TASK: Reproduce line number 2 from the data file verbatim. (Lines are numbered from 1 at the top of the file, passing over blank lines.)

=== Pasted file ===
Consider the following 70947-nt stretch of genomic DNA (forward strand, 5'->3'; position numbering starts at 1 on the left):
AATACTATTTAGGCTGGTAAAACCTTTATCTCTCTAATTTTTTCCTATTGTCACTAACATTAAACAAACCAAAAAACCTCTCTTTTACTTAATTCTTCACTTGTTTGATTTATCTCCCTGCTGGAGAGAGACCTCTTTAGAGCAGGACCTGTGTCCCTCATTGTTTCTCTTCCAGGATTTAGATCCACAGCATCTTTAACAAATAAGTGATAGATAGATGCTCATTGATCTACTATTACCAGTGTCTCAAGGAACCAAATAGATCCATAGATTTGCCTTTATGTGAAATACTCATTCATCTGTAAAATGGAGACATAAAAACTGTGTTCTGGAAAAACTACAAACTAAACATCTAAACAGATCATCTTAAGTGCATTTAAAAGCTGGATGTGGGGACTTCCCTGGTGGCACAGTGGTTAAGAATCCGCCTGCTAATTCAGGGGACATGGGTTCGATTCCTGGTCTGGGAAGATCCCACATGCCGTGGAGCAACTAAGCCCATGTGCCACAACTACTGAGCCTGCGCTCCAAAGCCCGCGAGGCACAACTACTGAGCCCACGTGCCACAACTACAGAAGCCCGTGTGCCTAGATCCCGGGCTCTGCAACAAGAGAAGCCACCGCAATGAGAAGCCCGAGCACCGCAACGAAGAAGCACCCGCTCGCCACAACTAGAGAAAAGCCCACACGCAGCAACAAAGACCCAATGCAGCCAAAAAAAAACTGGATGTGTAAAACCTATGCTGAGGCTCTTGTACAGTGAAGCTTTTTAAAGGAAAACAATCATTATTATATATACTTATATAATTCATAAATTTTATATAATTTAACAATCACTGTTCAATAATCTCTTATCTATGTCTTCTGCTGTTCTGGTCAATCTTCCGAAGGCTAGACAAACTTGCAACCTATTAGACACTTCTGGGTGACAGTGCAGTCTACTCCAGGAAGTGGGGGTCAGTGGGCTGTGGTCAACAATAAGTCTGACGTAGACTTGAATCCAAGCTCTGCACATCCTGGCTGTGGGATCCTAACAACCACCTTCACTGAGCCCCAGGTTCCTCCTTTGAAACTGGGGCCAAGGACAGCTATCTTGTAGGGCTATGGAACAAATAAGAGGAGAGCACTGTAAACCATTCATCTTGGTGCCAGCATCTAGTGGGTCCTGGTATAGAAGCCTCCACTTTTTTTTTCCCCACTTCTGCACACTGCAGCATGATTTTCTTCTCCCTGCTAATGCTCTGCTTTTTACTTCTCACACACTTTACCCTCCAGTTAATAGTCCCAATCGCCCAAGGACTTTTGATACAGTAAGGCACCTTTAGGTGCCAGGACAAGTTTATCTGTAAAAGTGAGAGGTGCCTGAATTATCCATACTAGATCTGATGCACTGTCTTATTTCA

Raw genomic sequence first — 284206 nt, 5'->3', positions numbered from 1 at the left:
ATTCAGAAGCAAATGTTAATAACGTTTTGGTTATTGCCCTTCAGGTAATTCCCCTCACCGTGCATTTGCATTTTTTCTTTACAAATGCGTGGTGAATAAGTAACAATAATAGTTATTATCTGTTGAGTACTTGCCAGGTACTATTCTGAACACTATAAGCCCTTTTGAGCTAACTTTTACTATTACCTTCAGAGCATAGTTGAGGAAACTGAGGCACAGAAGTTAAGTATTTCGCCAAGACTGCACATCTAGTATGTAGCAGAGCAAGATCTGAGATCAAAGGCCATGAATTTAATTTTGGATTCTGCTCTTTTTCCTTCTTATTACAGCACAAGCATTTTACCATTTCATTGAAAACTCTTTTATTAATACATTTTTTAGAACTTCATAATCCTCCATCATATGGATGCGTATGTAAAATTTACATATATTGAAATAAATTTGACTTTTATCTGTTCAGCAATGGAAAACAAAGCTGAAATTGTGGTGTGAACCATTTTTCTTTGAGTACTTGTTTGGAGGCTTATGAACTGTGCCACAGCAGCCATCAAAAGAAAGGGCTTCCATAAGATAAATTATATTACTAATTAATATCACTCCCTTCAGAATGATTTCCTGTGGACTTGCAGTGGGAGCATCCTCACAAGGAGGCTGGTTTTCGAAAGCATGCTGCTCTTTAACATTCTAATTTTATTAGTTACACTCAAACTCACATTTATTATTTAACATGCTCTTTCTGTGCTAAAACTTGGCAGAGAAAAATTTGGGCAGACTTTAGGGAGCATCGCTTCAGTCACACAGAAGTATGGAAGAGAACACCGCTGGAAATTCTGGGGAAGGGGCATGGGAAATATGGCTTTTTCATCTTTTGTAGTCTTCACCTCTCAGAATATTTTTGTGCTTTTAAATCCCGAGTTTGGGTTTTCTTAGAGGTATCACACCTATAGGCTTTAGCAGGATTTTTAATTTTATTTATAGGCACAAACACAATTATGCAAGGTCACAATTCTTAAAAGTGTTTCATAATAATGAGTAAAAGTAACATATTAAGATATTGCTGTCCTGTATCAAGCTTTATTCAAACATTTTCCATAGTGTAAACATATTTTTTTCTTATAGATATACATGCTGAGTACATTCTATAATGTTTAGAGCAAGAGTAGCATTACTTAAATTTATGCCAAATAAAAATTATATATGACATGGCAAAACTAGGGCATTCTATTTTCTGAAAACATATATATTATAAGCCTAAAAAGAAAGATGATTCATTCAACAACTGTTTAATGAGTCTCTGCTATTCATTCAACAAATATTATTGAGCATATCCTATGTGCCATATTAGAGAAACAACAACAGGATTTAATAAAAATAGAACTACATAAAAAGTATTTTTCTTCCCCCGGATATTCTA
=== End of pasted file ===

AATACTATTTAGGCTGGTAAAACCTTTATCTCTCTAATTTTTTCCTATTGTCACTAACATTAAACAAACCAAAAAACCTCTCTTTTACTTAATTCTTCACTTGTTTGATTTATCTCCCTGCTGGAGAGAGACCTCTTTAGAGCAGGACCTGTGTCCCTCATTGTTTCTCTTCCAGGATTTAGATCCACAGCATCTTTAACAAATAAGTGATAGATAGATGCTCATTGATCTACTATTACCAGTGTCTCAAGGAACCAAATAGATCCATAGATTTGCCTTTATGTGAAATACTCATTCATCTGTAAAATGGAGACATAAAAACTGTGTTCTGGAAAAACTACAAACTAAACATCTAAACAGATCATCTTAAGTGCATTTAAAAGCTGGATGTGGGGACTTCCCTGGTGGCACAGTGGTTAAGAATCCGCCTGCTAATTCAGGGGACATGGGTTCGATTCCTGGTCTGGGAAGATCCCACATGCCGTGGAGCAACTAAGCCCATGTGCCACAACTACTGAGCCTGCGCTCCAAAGCCCGCGAGGCACAACTACTGAGCCCACGTGCCACAACTACAGAAGCCCGTGTGCCTAGATCCCGGGCTCTGCAACAAGAGAAGCCACCGCAATGAGAAGCCCGAGCACCGCAACGAAGAAGCACCCGCTCGCCACAACTAGAGAAAAGCCCACACGCAGCAACAAAGACCCAATGCAGCCAAAAAAAAACTGGATGTGTAAAACCTATGCTGAGGCTCTTGTACAGTGAAGCTTTTTAAAGGAAAACAATCATTATTATATATACTTATATAATTCATAAATTTTATATAATTTAACAATCACTGTTCAATAATCTCTTATCTATGTCTTCTGCTGTTCTGGTCAATCTTCCGAAGGCTAGACAAACTTGCAACCTATTAGACACTTCTGGGTGACAGTGCAGTCTACTCCAGGAAGTGGGGGTCAGTGGGCTGTGGTCAACAATAAGTCTGACGTAGACTTGAATCCAAGCTCTGCACATCCTGGCTGTGGGATCCTAACAACCACCTTCACTGAGCCCCAGGTTCCTCCTTTGAAACTGGGGCCAAGGACAGCTATCTTGTAGGGCTATGGAACAAATAAGAGGAGAGCACTGTAAACCATTCATCTTGGTGCCAGCATCTAGTGGGTCCTGGTATAGAAGCCTCCACTTTTTTTTTCCCCACTTCTGCACACTGCAGCATGATTTTCTTCTCCCTGCTAATGCTCTGCTTTTTACTTCTCACACACTTTACCCTCCAGTTAATAGTCCCAATCGCCCAAGGACTTTTGATACAGTAAGGCACCTTTAGGTGCCAGGACAAGTTTATCTGTAAAAGTGAGAGGTGCCTGAATTATCCATACTAGATCTGATGCACTGTCTTATTTCA